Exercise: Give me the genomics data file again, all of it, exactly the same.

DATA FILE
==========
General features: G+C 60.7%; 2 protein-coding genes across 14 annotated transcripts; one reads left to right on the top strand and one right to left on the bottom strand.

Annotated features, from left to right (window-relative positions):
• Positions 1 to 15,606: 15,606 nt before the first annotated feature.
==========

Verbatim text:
General features: G+C 60.7%; 2 protein-coding genes across 14 annotated transcripts; one reads left to right on the top strand and one right to left on the bottom strand.

Annotated features, from left to right (window-relative positions):
• Positions 1 to 15,606: 15,606 nt before the first annotated feature.